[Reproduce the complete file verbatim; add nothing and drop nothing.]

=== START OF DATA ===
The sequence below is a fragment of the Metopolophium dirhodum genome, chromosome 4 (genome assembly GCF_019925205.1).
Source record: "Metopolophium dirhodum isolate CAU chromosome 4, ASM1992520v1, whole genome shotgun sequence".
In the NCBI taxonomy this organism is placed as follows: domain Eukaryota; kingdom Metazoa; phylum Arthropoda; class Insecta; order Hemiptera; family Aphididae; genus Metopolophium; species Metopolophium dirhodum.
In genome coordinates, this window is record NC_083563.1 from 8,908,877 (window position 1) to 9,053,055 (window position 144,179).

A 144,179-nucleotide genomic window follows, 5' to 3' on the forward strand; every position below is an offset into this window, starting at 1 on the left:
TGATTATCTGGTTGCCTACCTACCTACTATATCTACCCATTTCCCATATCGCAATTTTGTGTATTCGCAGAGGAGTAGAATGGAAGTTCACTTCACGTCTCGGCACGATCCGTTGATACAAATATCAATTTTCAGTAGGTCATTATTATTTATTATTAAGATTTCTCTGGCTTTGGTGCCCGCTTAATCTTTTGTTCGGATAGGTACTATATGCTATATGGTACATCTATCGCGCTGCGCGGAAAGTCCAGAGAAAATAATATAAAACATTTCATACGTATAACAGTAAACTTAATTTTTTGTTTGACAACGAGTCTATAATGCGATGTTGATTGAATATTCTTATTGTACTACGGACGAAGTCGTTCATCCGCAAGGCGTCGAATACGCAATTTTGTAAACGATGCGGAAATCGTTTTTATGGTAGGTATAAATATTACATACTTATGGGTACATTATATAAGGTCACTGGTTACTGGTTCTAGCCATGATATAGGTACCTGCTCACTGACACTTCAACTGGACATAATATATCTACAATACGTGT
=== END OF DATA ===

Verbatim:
The sequence below is a fragment of the Metopolophium dirhodum genome, chromosome 4 (genome assembly GCF_019925205.1).
Source record: "Metopolophium dirhodum isolate CAU chromosome 4, ASM1992520v1, whole genome shotgun sequence".
In the NCBI taxonomy this organism is placed as follows: domain Eukaryota; kingdom Metazoa; phylum Arthropoda; class Insecta; order Hemiptera; family Aphididae; genus Metopolophium; species Metopolophium dirhodum.
In genome coordinates, this window is record NC_083563.1 from 8,908,877 (window position 1) to 9,053,055 (window position 144,179).

A 144,179-nucleotide genomic window follows, 5' to 3' on the forward strand; every position below is an offset into this window, starting at 1 on the left:
TGATTATCTGGTTGCCTACCTACCTACTATATCTACCCATTTCCCATATCGCAATTTTGTGTATTCGCAGAGGAGTAGAATGGAAGTTCACTTCACGTCTCGGCACGATCCGTTGATACAAATATCAATTTTCAGTAGGTCATTATTATTTATTATTAAGATTTCTCTGGCTTTGGTGCCCGCTTAATCTTTTGTTCGGATAGGTACTATATGCTATATGGTACATCTATCGCGCTGCGCGGAAAGTCCAGAGAAAATAATATAAAACATTTCATACGTATAACAGTAAACTTAATTTTTTGTTTGACAACGAGTCTATAATGCGATGTTGATTGAATATTCTTATTGTACTACGGACGAAGTCGTTCATCCGCAAGGCGTCGAATACGCAATTTTGTAAACGATGCGGAAATCGTTTTTATGGTAGGTATAAATATTACATACTTATGGGTACATTATATAAGGTCACTGGTTACTGGTTCTAGCCATGATATAGGTACCTGCTCACTGACACTTCAACTGGACATAATATATCTACAATACGTGT